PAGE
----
Shit happens. For a reason. The reason can take some time to reveal itself. The next time I lose my job and it feels unjust ? Remember – shit happens for a reason.

“Women don’t have a job. Marriage and children for you, my girl.” Hmm… been there, done that. The t-shirt didn’t fit.
Not every business will share the same values as you. Find one that does. The fit will feel natural.

The firestarting freedom of buying a house and decorating it from top to bottom. By myself. I can do anything. Imagine what it’s like having me on your side.
It’s real. Tangible. Methodical. I’m good at it. I have a job where I use the Skills I. Am. Good. At.

The aching loneliness as I sat in my expensive apartment without a penny to my name, having moved to London for a future. Is this what growing up is supposed to look like?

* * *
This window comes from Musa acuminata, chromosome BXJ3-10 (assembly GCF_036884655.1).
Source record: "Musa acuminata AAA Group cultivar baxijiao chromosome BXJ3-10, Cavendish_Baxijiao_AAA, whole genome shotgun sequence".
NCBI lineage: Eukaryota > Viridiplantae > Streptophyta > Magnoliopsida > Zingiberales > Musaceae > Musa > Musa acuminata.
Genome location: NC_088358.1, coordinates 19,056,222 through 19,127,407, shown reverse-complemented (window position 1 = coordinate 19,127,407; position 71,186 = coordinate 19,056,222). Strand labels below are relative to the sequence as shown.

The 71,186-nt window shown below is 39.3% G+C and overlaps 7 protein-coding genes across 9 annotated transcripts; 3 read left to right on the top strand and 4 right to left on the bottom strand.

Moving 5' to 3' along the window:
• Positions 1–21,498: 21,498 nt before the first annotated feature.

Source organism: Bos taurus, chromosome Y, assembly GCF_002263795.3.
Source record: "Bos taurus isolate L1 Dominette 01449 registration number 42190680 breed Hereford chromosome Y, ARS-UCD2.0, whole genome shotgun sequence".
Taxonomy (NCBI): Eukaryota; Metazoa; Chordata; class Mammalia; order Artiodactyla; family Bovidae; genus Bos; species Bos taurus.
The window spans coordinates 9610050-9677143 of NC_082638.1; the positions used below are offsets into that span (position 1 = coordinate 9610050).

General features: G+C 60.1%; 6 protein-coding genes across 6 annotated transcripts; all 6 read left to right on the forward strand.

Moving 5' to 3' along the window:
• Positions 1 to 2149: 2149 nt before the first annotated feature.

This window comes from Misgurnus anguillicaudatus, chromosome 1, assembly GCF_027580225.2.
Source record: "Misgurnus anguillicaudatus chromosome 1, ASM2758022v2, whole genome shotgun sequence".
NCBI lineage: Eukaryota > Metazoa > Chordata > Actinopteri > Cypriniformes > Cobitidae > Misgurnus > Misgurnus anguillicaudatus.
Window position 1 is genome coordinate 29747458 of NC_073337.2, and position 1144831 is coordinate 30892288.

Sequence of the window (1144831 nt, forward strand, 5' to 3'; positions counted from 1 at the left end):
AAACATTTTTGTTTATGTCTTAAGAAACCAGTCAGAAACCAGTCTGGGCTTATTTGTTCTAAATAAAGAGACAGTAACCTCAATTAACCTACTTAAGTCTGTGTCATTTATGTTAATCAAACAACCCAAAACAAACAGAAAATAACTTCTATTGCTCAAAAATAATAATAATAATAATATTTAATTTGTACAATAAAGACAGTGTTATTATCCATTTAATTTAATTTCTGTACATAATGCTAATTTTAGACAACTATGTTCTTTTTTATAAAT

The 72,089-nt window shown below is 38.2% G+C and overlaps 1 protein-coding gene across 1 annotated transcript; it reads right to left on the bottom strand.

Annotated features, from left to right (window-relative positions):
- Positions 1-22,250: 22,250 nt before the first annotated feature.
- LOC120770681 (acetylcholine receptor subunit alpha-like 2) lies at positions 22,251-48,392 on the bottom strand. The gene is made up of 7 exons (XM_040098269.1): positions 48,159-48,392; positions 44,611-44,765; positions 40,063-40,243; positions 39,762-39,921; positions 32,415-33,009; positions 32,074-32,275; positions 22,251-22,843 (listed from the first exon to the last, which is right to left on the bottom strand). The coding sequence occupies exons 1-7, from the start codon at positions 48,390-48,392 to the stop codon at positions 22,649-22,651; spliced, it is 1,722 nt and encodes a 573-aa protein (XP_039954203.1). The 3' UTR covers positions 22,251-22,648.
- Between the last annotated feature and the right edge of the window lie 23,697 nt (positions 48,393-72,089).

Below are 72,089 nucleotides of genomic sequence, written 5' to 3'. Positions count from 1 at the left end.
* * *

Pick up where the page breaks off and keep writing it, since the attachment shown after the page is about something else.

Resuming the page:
I gave the client the wrong advice because I didn’t check my facts. I wasted people’s time in a meeting as I didn’t have a clear agenda. Take responsibility. Don’t repeat the same thing – once is an experience, twice is a mistake.

The wide-eyed amazement as I reflect on how I’ve lived in two major cities and have been blessed enough to build my community around me as I’ve moved.
Now is not a constant. What were you doing years ago that you thought would never stop? What will you be doing in years to come that will make the anguish of today appear meaningless, worthless, insubstantial?

The euphoria felt at seeing friends in a new city – real friends – gathered to celebrate my birthday.
I like people. My energy comes from other people. So I need a job where I am surrounded by people.

How much your baggage are you taking into the office? Consciously or otherwise? 



  • Vishnu says:

    Wowed as usual – is this a post or poetry! Very moving the many parts of your life that you went through and take with you now everywhere, including the workplace.

    I don’t think I take my personal life into my office haha but of course, I do. A series of life events happening to me, injustices and wrongs, helped me end up in a legal career. Then wanting to empower more people, because with people there’s more collective power, I transitioned to working with the community. It was at a time in my life where I needed more people and motivation. And more community.